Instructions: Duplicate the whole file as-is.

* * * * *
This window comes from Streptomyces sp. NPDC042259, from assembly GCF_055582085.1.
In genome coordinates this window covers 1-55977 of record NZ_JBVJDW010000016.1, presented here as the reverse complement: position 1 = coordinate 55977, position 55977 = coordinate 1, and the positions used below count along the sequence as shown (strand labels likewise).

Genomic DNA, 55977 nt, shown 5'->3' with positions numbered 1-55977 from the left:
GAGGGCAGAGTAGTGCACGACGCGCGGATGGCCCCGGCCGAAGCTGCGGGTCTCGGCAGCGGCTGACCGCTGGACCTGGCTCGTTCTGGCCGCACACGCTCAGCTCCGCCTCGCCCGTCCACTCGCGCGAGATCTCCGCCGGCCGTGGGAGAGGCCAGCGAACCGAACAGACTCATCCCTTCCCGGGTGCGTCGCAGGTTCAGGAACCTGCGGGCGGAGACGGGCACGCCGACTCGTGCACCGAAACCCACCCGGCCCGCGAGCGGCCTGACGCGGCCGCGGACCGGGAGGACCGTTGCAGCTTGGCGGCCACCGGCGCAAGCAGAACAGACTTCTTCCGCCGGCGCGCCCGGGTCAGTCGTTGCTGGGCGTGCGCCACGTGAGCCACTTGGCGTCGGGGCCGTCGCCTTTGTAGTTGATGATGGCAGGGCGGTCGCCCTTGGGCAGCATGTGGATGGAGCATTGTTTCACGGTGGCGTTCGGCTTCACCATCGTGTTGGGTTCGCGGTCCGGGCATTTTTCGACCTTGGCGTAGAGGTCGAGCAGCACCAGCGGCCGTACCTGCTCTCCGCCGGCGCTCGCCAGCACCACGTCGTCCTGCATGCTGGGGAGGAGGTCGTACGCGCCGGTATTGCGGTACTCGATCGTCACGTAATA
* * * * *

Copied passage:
This window comes from Streptomyces sp. NPDC042259, from assembly GCF_055582085.1.
In genome coordinates this window covers 1-55977 of record NZ_JBVJDW010000016.1, presented here as the reverse complement: position 1 = coordinate 55977, position 55977 = coordinate 1, and the positions used below count along the sequence as shown (strand labels likewise).

Genomic DNA, 55977 nt, shown 5'->3' with positions numbered 1-55977 from the left:
GAGGGCAGAGTAGTGCACGACGCGCGGATGGCCCCGGCCGAAGCTGCGGGTCTCGGCAGCGGCTGACCGCTGGACCTGGCTCGTTCTGGCCGCACACGCTCAGCTCCGCCTCGCCCGTCCACTCGCGCGAGATCTCCGCCGGCCGTGGGAGAGGCCAGCGAACCGAACAGACTCATCCCTTCCCGGGTGCGTCGCAGGTTCAGGAACCTGCGGGCGGAGACGGGCACGCCGACTCGTGCACCGAAACCCACCCGGCCCGCGAGCGGCCTGACGCGGCCGCGGACCGGGAGGACCGTTGCAGCTTGGCGGCCACCGGCGCAAGCAGAACAGACTTCTTCCGCCGGCGCGCCCGGGTCAGTCGTTGCTGGGCGTGCGCCACGTGAGCCACTTGGCGTCGGGGCCGTCGCCTTTGTAGTTGATGATGGCAGGGCGGTCGCCCTTGGGCAGCATGTGGATGGAGCATTGTTTCACGGTGGCGTTCGGCTTCACCATCGTGTTGGGTTCGCGGTCCGGGCATTTTTCGACCTTGGCGTAGAGGTCGAGCAGCACCAGCGGCCGTACCTGCTCTCCGCCGGCGCTCGCCAGCACCACGTCGTCCTGCATGCTGGGGAGGAGGTCGTACGCGCCGGTATTGCGGTACTCGATCGTCACGTAATA